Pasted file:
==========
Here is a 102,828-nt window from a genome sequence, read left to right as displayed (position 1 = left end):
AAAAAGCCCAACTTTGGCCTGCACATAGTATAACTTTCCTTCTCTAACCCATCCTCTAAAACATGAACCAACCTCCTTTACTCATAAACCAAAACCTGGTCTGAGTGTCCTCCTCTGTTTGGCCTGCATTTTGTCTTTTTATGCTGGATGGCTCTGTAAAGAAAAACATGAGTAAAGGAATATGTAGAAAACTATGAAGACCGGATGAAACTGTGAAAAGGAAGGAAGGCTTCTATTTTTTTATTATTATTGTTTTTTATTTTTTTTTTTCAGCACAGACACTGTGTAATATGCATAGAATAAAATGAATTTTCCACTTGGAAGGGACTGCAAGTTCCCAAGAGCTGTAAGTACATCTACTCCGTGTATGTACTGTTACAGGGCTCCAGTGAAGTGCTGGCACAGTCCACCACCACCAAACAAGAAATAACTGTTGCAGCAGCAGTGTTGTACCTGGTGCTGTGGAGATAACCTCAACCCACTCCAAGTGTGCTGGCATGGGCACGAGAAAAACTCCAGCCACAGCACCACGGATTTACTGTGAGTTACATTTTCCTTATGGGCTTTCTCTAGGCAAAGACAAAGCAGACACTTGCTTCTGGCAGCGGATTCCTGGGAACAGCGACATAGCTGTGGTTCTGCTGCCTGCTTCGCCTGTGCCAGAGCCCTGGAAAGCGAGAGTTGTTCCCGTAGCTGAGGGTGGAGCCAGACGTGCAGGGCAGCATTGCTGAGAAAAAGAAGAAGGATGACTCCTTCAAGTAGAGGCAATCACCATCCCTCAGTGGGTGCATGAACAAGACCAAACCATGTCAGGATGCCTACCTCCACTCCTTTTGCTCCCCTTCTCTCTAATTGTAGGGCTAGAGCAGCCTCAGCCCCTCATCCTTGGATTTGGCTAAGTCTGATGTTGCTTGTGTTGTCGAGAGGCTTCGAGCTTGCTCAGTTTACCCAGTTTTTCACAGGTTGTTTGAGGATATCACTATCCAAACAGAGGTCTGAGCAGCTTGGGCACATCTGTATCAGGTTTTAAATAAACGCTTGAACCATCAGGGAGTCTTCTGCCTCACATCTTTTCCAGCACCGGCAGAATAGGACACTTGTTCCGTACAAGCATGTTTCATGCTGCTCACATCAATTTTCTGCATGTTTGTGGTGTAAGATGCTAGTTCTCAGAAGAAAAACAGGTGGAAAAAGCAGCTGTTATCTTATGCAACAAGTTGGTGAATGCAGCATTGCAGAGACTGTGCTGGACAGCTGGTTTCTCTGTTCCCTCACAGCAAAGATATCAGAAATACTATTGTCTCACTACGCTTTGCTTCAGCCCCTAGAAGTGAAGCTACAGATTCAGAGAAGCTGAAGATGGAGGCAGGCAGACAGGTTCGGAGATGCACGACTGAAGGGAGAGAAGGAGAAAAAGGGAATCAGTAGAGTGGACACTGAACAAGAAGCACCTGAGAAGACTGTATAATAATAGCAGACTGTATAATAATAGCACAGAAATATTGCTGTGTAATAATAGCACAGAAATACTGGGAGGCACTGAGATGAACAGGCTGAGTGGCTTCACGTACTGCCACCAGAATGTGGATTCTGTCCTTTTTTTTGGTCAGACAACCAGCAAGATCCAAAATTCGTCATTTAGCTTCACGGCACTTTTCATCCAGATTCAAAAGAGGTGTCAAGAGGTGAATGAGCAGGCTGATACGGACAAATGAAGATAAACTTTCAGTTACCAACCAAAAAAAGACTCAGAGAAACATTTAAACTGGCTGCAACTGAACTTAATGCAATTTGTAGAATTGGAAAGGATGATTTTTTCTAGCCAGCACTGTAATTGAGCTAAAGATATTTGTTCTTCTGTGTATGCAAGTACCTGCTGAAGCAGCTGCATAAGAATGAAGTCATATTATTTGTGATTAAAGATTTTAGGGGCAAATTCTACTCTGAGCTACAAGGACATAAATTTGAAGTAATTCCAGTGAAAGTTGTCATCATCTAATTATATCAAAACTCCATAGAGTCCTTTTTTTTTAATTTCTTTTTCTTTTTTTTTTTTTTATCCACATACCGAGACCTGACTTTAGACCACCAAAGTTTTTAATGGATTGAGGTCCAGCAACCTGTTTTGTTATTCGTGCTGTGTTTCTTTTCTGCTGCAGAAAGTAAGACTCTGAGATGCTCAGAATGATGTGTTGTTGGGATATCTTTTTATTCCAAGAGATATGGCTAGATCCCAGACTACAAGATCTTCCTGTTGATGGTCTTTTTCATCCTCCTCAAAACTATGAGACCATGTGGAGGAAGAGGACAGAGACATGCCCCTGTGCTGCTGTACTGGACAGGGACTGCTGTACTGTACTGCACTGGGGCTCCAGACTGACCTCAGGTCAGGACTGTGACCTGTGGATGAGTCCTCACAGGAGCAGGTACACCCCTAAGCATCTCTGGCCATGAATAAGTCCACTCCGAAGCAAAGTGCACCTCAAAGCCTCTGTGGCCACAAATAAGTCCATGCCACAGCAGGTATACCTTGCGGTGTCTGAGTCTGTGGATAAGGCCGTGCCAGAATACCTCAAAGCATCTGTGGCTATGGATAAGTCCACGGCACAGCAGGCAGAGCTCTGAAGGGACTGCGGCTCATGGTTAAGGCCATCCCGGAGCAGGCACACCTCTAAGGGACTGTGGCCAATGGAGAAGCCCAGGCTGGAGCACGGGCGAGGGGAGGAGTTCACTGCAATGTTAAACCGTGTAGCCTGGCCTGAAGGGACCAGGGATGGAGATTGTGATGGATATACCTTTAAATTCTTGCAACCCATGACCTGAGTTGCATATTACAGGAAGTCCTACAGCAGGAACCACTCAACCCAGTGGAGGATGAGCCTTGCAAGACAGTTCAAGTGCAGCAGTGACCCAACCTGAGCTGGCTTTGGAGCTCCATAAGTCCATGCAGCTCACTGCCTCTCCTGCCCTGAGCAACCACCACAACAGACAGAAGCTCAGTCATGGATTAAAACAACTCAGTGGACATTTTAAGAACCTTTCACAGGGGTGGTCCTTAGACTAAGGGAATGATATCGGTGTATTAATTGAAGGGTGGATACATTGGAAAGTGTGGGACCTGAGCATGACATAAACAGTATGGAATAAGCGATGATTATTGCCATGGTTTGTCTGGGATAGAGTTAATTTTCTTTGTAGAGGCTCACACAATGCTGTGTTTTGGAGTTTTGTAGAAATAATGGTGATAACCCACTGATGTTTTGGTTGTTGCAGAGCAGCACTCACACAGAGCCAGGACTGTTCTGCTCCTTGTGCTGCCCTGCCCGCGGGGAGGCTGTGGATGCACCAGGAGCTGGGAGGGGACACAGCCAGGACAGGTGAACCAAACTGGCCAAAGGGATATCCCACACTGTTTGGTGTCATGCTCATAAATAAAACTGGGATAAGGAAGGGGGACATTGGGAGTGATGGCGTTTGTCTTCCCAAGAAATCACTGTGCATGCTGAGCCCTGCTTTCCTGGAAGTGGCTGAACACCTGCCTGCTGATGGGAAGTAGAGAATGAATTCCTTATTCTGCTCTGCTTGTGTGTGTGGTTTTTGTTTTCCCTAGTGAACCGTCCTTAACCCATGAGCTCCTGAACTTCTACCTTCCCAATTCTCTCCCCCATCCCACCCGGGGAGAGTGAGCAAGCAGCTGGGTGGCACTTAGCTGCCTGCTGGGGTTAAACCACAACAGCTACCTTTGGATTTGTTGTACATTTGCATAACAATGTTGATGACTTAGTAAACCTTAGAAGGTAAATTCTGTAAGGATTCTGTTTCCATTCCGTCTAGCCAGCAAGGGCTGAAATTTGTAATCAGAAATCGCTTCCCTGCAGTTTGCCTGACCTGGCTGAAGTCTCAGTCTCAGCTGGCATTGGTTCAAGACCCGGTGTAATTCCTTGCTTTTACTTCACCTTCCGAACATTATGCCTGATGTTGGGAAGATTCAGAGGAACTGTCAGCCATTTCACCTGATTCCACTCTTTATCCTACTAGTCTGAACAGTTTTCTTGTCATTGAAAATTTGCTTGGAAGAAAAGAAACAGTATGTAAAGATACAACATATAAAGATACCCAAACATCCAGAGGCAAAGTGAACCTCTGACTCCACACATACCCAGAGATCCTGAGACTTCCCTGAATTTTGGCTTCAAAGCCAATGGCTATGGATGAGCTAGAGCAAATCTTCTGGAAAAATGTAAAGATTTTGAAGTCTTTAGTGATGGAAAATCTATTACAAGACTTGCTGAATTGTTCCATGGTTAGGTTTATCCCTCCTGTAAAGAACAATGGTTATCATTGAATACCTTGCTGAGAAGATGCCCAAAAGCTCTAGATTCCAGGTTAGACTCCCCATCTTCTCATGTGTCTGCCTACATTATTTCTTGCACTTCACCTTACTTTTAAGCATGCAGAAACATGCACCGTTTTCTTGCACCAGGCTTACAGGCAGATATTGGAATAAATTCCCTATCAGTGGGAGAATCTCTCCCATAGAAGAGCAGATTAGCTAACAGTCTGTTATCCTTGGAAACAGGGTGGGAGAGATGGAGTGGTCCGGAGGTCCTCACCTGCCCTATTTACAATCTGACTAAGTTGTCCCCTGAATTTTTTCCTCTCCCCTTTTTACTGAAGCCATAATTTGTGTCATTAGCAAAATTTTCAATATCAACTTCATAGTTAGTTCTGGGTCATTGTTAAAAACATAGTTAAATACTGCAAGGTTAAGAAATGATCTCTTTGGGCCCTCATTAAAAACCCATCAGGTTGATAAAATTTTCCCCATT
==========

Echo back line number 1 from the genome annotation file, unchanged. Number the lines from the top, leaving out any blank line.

Here is a 102,828-nt window from a genome sequence, read left to right as displayed (position 1 = left end):